[ Halloween has a centuries’-long tradition of costumes and
scary stuff, but the door-to-door visitations for collecting candy
started after the end of WWII sugar rationing, in the late 1940s.]




 Rebecca Rupp 
 October 27, 2019
National Geographic

	* [https://portside.org/node/21307/printable/print]

 _ Halloween has a centuries’-long tradition of costumes and scary
stuff, but the door-to-door visitations for collecting candy started
after the end of WWII sugar rationing, in the late 1940s. _ 

 Americans eat a lot of sweet stuff around Halloween,


Candy corn has been around since the 1880s, and, though it
continually pops up on lists of worst Halloween candy ever, its story
is still one of perennial success. 

Moose A. Moose, the pint-sized yellow cartoon moose who starred on
Nick Jr.’s now-defunct children’s show, _Moose and Zee_, was known
for his Halloween song, I Don’t Like Candy Corn
[https://www.youtube.com/watch?v=IFMKy-PeX0w]. Moose says he would
rather eat his feet. And Moose is not alone. It turns out that lots of
people don’t like candy corn.

In fact, candy corn just might be the Halloween equivalent of
fruitcake: a holiday food that everybody has, but nobody actually

 Traditionally—though nobody knows for sure —candy corn is said
to have been invented in Philadelphia (home of the cheesesteak) by
candymaker George Renninger of the Wunderle Candy Company. In 1898,
George’s recipe was picked up by the Goelitz Confectionary Company,
which rapidly became the nation’s largest produce of fake corn. It
was marketed creatively as “Chicken Feed,” in a box with a rooster
on the front.

The original candy corn wasn’t targeted at trick-or-treaters. Though
Halloween has a centuries’-long tradition of costumes, pranks, and
treat-begging, in the United States the annual practice of trotting
from door to door collecting candy only took off in force in the late
1940s, with the lifting of World War II sugar rations. Instead, as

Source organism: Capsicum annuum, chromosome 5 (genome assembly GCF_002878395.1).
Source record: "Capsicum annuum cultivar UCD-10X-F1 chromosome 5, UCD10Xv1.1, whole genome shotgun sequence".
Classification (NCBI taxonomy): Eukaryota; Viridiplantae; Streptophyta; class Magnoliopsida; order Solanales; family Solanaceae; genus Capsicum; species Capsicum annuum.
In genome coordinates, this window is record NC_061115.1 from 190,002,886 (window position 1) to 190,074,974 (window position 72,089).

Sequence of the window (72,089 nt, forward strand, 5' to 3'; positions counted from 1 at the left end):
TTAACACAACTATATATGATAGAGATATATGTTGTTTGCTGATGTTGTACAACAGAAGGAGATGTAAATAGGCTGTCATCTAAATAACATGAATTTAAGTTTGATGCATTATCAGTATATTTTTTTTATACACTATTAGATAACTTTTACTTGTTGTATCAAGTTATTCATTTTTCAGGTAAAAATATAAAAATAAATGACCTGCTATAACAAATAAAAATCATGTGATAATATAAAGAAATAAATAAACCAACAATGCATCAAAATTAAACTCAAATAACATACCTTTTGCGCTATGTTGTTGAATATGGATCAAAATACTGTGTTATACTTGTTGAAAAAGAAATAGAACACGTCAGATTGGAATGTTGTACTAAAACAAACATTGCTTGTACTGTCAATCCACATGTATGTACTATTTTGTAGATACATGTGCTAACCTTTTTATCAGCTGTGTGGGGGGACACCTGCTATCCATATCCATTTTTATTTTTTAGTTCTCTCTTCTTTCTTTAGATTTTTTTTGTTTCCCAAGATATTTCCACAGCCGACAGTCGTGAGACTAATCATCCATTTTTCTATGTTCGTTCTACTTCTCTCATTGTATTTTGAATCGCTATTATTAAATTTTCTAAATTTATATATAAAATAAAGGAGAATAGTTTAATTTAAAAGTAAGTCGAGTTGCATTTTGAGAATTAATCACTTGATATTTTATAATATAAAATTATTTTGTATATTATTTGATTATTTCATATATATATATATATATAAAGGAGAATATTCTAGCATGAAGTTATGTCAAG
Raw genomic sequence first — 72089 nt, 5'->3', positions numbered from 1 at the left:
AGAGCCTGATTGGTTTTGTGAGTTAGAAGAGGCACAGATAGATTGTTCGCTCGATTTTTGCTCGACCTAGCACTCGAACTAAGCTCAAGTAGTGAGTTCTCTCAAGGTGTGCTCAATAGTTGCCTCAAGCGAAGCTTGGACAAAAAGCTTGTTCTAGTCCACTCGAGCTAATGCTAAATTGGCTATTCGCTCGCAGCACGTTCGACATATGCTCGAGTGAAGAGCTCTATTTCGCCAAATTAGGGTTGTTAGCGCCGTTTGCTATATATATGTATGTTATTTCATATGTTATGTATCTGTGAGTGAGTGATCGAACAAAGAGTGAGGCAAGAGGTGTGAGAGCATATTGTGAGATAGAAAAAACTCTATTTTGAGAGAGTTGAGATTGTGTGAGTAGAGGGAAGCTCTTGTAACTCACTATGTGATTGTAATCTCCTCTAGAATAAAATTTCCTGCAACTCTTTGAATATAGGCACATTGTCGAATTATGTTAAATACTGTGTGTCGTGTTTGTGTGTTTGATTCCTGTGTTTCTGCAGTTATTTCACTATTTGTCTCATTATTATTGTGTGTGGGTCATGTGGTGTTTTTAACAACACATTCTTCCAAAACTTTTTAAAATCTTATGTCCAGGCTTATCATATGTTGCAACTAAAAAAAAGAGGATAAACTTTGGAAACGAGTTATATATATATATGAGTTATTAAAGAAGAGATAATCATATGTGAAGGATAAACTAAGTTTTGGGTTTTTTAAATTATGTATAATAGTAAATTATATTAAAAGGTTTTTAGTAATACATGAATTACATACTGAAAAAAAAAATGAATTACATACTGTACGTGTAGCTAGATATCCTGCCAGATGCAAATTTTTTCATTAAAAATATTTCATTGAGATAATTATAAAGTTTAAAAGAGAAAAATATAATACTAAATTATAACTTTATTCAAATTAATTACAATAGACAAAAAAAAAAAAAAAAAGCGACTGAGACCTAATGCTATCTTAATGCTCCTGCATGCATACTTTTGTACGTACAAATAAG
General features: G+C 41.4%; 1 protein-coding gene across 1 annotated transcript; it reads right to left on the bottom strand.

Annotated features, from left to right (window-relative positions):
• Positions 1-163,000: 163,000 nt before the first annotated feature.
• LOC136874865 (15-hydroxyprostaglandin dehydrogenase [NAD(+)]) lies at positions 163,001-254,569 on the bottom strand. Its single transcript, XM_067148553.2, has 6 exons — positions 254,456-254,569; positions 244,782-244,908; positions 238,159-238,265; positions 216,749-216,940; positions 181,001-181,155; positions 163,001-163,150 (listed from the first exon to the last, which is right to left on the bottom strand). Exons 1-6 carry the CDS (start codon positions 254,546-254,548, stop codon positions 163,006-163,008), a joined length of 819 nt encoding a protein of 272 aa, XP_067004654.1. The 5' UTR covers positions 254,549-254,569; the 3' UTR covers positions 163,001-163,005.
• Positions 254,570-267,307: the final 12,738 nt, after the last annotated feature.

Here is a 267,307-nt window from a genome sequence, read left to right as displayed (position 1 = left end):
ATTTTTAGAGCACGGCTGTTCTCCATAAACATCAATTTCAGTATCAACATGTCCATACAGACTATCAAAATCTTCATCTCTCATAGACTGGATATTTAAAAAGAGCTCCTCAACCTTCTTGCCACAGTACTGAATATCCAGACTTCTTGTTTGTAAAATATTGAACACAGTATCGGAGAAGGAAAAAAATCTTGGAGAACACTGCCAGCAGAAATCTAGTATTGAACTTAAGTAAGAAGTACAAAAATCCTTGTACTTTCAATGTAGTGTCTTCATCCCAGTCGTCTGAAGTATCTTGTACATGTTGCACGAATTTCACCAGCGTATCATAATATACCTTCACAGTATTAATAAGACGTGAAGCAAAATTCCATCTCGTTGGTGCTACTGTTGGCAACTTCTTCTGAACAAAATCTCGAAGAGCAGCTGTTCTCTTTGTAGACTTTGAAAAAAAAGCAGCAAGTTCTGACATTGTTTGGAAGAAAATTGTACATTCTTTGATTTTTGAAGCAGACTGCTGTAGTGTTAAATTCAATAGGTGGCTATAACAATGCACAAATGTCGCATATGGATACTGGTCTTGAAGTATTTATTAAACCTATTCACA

Chicken Feed, candy corn was intended to appeal to Americans’
largely agricultural roots. At the turn of the 20th century, the
country was still largely rural, and about half the nation’s labor
force lived on farms. Confectioners, hoping to tie in to the
farm-and-harvest spirit, also turned out candy pumpkins, turnips,
chestnuts, and clover leaves. The original candy corn was touted as a
treat to be eaten all year round.

 Today Goelitz, now the Jelly Belly Candy Company, continues to make
candy corn from the same cloying 19th-century recipe, though they’re
now better known for flavored jellybeans and Harry Potter Chocolate
Frogs. And despite its detractors, we continue to consume a lot of it.
According to the National Confectioners Association, over 35 million
pounds—that’s nine billion kernels—of the stuff will be produced
this year, much of it for the Halloween candy market.


The recipe, still pretty much what it was in the 1880s, is a mix of
sugar, fondant, corn syrup, vanilla, and marshmallow creme, variously
colored yellow, orange, and white, and poured into kernel-shaped
molds. The kernels were once laboriously made by hand; today the
process is fully mechanized. (Check out the candy corn video segment
from the History Channel’s Modern Marvels.)

Of those who eat it, one poll showed that 43 percent of us nibble,
nipping off the narrow white end first; a contrarian 10 percent prefer
to start at the larger yellow end; and 47 percent simply pop the
things in their mouths and eat them whole. On the other hand,
according to a 2013 National Confectioners Association survey, when it
comes to Halloween treats, 72 percent of Americans much prefer
chocolate. Candy corn trailed behind in second place, the choice of a
mere 12 percent. Probably the people whose kids failed to come home
with Kit Kat bars.

Candy corn invariably pops up on lists of “Worst Halloween Candy,”
a shifting and sugary ranking that also, depending on the list,
features flavored Tootsie Rolls, bubblegum, Necco wafers, and pumpkin
Peeps. Smarties —described as tasting like chalk—appear regularly
among the rejects; so do Dots, a gumdrop-shaped chewy candy with a
consistency occasionally compared to rubber cement; and Circus
Peanuts, which have nothing to do with peanuts, but are made of
banana-flavored marshmallow, dyed orange.

 Still, candy corn remains a Halloween icon, as much a part of the
holiday as jack-o’-lanterns, pirate outfits, and hot cider. With the
help of some colorful tweaking, it’s even slowly expanding its range
to other seasons: we now have reindeer corn (red and green for
Christmas), cupid corn (red and pink for Valentine’s Day), bunny
corn (green, pink, and lavender for Easter), and even freedom corn
(red, white, and blue for the Fourth of July).


Rebecca Rupp
has a Ph.D. in cell biology and biochemistry, and is the author of
more than 200 magazine articles and nearly two dozen books for
children and adults.

	* [https://portside.org/node/21307/printable/print]







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